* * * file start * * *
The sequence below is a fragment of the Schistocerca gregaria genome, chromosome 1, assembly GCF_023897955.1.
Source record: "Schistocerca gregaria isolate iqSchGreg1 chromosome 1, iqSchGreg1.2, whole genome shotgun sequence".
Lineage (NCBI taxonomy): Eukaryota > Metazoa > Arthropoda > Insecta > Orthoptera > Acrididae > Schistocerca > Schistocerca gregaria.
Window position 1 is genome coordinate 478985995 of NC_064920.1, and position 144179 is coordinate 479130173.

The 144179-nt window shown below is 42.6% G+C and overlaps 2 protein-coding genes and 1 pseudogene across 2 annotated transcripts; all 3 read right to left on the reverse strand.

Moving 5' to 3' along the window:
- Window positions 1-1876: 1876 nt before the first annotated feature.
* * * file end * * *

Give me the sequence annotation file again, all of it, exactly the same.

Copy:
The sequence below is a fragment of the Schistocerca gregaria genome, chromosome 1, assembly GCF_023897955.1.
Source record: "Schistocerca gregaria isolate iqSchGreg1 chromosome 1, iqSchGreg1.2, whole genome shotgun sequence".
Lineage (NCBI taxonomy): Eukaryota > Metazoa > Arthropoda > Insecta > Orthoptera > Acrididae > Schistocerca > Schistocerca gregaria.
Window position 1 is genome coordinate 478985995 of NC_064920.1, and position 144179 is coordinate 479130173.

The 144179-nt window shown below is 42.6% G+C and overlaps 2 protein-coding genes and 1 pseudogene across 2 annotated transcripts; all 3 read right to left on the reverse strand.

Moving 5' to 3' along the window:
- Window positions 1-1876: 1876 nt before the first annotated feature.